Asbestos is a material that was used as an insulation and fireproofing aid in building construction throughout the second half of the 20th century.
Since 1999, the use of asbestos has been prohibited, but it still exists in many buildings throughout the UK – in fact, you can be fairly confident that any building built between 1950 and 1985 containing asbestos.
Many asbestos related deaths can be attributed to people working with asbestos before its use was prohibited, however, the unfortunate truth is that the risk of catching an asbestos related disease still remains even today.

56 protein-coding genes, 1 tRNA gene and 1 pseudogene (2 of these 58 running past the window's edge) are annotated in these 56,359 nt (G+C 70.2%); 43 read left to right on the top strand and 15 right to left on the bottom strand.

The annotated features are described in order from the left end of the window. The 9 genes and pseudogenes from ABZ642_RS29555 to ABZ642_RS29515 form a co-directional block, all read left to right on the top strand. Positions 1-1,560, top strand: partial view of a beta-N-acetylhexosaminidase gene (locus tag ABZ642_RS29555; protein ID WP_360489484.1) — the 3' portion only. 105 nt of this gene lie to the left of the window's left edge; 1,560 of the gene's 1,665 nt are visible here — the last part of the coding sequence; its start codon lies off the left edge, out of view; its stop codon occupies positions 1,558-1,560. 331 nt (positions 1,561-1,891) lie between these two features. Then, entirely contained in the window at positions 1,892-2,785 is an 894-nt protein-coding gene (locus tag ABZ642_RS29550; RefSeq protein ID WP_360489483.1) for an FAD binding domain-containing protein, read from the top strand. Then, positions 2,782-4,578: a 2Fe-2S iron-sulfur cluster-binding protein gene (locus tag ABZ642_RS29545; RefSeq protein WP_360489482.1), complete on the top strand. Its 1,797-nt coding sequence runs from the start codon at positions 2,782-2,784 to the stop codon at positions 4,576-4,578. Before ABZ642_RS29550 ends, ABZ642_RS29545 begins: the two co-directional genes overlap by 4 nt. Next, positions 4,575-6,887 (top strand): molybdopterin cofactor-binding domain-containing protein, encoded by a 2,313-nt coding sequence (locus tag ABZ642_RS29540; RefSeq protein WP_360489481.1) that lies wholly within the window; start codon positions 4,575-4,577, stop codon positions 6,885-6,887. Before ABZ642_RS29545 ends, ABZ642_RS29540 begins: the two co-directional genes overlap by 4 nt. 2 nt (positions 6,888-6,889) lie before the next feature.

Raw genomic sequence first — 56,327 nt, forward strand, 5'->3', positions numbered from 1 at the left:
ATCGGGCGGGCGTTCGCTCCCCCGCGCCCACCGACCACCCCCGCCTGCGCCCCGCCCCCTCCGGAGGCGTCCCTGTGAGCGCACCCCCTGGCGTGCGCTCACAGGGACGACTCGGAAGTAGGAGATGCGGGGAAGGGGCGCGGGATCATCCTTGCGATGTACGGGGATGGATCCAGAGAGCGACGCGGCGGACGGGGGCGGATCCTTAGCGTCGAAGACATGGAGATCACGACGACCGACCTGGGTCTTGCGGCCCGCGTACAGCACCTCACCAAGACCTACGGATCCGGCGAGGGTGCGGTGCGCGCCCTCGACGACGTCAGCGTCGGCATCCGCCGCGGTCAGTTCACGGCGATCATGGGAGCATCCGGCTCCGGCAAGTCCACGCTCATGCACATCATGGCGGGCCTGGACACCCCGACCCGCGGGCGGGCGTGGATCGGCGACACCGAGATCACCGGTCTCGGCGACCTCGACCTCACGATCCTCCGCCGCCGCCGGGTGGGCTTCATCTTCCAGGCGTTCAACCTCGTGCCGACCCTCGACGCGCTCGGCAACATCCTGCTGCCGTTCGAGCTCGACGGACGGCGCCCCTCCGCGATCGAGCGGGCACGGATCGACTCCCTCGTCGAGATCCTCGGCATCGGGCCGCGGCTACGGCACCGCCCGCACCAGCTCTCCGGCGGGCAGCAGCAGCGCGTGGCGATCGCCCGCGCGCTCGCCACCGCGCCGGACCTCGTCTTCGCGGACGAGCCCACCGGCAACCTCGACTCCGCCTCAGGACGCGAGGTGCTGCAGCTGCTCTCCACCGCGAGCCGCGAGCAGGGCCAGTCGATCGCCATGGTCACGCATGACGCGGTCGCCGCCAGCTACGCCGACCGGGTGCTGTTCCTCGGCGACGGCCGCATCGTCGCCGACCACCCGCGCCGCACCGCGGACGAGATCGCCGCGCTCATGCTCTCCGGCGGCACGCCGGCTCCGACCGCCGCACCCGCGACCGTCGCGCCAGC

Who is still at risk of asbestos related diseases?
Anyone working on a building erected prior to the year 2000 may be at danger of being exposed to high numbers of asbestos fibres, unless a full check for asbestos is carried out before the work starts.
The regulations to manage asbestos were introduced to help reduce this risk. The regulations state that all non-domestic buildings must be surveyed for asbestos, and, where found, a suitable management plan put in place.
The survey must then be made available to everyone involved in a project, such as builders or any other stakeholders who may disturb the building fabric – read more about this on our working with asbestos page.